This talk draws on “raciolinguistic ” perspectives to explore how language and race were perceived, constructed, and invoked in a diverse urban elementary school in Los Angeles, California. Based on ethnographic and interactional data from a Spanish-English dual language classroom, the talk illustrates how “raciolinguistic ideologies” mediated the construction of racialized subjectivities and reified forms of language among a diverse group of multilingual children and their teachers. The dynamic translingual practices of these children are contrasted with the static notions of both language and race that predominate in the discourse around educational diversity. Foregrounding the relationship between language and racialization highlights the processes by which these children’s forms of semiosis were variously displayed, ignored, (mis)construed, and recruited in the construction of racialized identities. The talk concludes by addressing the role of an analytic focus on children’s linguistic practices and ideologies in the larger project of exploring and disrupting teachers’ perceptions of and encounters with students of color.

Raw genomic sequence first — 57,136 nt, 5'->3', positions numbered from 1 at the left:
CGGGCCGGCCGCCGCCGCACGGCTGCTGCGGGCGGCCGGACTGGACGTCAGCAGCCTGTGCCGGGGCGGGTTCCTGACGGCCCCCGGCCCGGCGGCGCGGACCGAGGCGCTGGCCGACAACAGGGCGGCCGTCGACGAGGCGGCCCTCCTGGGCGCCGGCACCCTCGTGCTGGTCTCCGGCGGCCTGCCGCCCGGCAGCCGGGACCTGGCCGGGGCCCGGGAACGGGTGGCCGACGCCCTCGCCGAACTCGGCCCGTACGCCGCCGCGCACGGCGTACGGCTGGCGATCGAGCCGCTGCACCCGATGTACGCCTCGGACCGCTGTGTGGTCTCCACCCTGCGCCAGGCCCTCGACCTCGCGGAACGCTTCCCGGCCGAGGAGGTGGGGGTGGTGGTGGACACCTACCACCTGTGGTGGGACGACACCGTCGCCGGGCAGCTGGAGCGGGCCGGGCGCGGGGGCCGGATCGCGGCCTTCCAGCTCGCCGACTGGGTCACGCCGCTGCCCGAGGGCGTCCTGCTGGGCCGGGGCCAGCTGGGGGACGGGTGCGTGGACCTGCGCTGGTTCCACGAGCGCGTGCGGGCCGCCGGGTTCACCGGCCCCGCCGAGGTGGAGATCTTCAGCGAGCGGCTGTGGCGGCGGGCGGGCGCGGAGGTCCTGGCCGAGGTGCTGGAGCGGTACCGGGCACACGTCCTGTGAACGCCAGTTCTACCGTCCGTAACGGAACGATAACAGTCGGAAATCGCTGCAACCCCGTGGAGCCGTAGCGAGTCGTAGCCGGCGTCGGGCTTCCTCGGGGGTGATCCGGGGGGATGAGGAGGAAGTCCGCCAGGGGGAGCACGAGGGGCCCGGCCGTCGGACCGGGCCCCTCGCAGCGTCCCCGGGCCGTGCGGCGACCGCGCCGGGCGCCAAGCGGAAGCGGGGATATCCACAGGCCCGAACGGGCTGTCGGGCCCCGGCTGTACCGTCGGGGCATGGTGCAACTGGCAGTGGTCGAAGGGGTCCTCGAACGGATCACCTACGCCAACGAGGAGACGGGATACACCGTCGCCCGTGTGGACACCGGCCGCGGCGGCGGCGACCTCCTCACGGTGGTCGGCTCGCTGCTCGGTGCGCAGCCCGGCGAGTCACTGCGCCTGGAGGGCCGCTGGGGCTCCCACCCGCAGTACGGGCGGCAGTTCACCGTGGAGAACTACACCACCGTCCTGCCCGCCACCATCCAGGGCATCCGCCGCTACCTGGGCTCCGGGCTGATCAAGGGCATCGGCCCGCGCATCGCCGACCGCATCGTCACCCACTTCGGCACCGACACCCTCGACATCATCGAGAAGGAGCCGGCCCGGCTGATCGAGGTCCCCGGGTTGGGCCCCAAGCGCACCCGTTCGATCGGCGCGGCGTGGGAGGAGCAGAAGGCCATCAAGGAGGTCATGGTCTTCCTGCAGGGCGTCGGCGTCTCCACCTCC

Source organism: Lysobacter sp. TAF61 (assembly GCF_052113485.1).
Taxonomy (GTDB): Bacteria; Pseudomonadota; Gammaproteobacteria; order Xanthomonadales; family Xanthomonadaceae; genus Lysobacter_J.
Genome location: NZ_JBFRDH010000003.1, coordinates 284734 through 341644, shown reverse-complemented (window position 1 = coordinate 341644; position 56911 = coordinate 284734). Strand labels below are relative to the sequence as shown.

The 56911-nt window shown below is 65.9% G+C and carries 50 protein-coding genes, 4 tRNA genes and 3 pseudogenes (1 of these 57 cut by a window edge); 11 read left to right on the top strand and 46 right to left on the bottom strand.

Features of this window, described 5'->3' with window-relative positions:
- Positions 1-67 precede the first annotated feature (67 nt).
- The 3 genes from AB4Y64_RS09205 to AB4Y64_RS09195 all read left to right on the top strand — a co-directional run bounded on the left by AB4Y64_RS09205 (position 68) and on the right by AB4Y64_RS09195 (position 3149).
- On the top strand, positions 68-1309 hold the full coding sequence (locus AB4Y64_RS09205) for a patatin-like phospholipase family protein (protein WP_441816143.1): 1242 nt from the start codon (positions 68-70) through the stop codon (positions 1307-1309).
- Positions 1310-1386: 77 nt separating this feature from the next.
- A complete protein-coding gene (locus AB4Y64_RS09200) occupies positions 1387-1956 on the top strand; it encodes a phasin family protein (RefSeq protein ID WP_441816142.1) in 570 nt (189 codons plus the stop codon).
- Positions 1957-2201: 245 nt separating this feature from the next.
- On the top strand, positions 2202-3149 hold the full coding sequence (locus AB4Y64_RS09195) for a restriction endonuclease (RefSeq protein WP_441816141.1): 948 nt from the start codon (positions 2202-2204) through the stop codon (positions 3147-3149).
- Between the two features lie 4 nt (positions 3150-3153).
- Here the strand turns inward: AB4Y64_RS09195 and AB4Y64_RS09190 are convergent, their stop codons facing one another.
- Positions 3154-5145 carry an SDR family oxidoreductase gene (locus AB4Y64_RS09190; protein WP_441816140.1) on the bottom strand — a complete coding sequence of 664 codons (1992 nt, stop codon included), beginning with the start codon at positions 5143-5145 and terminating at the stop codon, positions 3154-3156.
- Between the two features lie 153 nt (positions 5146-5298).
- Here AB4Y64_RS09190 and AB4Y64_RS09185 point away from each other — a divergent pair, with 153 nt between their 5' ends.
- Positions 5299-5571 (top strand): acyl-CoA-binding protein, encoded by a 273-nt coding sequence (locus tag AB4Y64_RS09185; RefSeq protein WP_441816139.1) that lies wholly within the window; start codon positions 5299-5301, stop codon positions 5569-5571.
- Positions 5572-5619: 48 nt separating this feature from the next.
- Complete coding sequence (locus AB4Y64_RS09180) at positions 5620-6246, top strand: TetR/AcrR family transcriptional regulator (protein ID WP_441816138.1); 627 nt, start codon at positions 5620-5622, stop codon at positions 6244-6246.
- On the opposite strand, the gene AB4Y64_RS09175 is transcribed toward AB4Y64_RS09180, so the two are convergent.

Ramón Antonio Martínez is an assistant professor in the Graduate School of Education at Stanford University. His research explores the intersections of language, race, and ideology in the experiences of students of color, with a focus on bi/multilingual Chicana/o and Latina/o children and youth.
Sponsored by the IHC’s Language, Interaction, and Social Organization Research Focus Group.